The World Bank Group has expressed its strong commitment to support democratic transition in Tunisia during talks held recently. This includes technical and financial support that the institution can offer to help Tunisia to revive its economy and its efforts to strengthen governance and foster economic and social inclusion.
Inger Andersen, Vice President for the Middle East and North Africa led the delegation accompanied by Simon Gray, Director for the Maghreb countries and Eileen Murray, Resident Representative of the World Bank in Tunisia.
The delegation members met with numerous senior government officials, representatives of the private sector, civil society organizations including women’s associations and youth groups. The theme of job creation was continuous through all the talks, especially in regions that were given less support in the past.
The World Bank is currently developing an Interim Strategy Note, which will reflect these consultations and other meetings that are ongoing, and to guide the program of support to Tunisia for the next two years. The bank has conducted, through Tunisia and poorest regions, many discussions with a wide range of heterogeneous groups of civil society, said the international institution.
Inger Andersen’s visit provided an opportunity to broaden consultations, and according to the recommendations of the government and other stakeholders, the World Bank’s support will be around strengthening of good governance and citizen participation, promoting economic and social inclusion and building the foundation for a renewal of sustainable growth.
“It was inspiring to visit Tunisia during this critical period as it emerges as a democracy,” said Andersen. “The actions of Tunisian citizens have lit a flame of optimism that we all need to feed and the World Bank is proud to support the transition of Tunisia. We understand the enormous pressure on the authorities to meet the needs of the population. The Bank is resolute in its support for Tunisia in its quest for better governance, since an open and transparent economy is critical for the country and the region. I am convinced that other development partners feel the same. ”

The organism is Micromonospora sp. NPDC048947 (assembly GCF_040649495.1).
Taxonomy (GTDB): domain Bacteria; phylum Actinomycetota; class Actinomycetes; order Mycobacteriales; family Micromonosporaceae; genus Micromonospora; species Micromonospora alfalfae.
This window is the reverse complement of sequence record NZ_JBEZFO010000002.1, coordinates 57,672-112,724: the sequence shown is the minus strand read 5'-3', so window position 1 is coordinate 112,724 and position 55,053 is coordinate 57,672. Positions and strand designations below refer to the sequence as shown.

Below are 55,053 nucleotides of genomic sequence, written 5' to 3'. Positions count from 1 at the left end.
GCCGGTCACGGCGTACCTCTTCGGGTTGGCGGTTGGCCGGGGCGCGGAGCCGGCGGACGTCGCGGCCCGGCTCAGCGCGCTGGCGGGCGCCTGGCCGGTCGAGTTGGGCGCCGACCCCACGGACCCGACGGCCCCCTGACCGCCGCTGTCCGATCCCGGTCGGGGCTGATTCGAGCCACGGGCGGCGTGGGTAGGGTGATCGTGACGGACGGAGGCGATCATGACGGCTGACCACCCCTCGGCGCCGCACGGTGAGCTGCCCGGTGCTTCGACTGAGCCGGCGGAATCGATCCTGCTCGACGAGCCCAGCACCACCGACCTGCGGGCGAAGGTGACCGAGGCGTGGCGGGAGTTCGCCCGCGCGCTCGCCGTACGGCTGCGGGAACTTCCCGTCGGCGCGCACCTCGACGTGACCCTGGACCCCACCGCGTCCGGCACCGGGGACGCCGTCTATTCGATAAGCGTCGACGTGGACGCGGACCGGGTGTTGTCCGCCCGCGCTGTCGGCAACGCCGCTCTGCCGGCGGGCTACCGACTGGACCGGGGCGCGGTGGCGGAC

Inger Andersen acknowledged “the difficult global environment which Tunisia is facing, particularly in light of the widened economic crisis. This moment is too important to be lost, and we are committed to helping the economy to rebound quickly to provide better jobs and better lives.”
“Following discussions in recent days, the World Bank’s support for 2012-2013 seems well aligned with the priorities of the interim government which highlights social services with special attention to disadvantaged regions where the numbers of people living in poverty are at their highest. Teams from the World Bank will work with the government and other stakeholders in February and March to further refine this alignment. The Bank stands ready to provide significant financial support to Tunisia by the end of the year. This could be a combination of budget support similar to the $ 500 million that were made available directly from Tunisia after the Revolution and investment projects in key sectors such as vocational training and exporting development activities to help create jobs.”
“The immediate challenge facing the new Tunisian authorities is the management of a difficult macroeconomic situation hit by external shocks and the revival of social stability that will help create a space for increased investments to trigger the desired growth and job creation, “said Simon Gray.
In order to support the Government in its effort to develop policies based on concrete data, the Bank has also launched a series of studies with Tunisian counterparts in such areas as regional development, poverty, employment, youth inclusion, ICT, tourism, financial sector and trade integration with neighboring countries and across the Mediterranean.
One of the key demands of the revolution was access to information and transparency. The Vice President said that “transparent and reliable data are essential to establish sound policies. The Bank will ensure that these studies will be widely available in French and Arabic, and be accessible to the public through the web and other tools. ”
“The Bank works closely with the new government to find practical ways to provide support to the Tunisian population as it is getting down to reduce poverty in rural areas and to solve the problem of employment,” Eileen Murray said. “We are also committed to ensuring that women participate actively in all aspects of economic development.”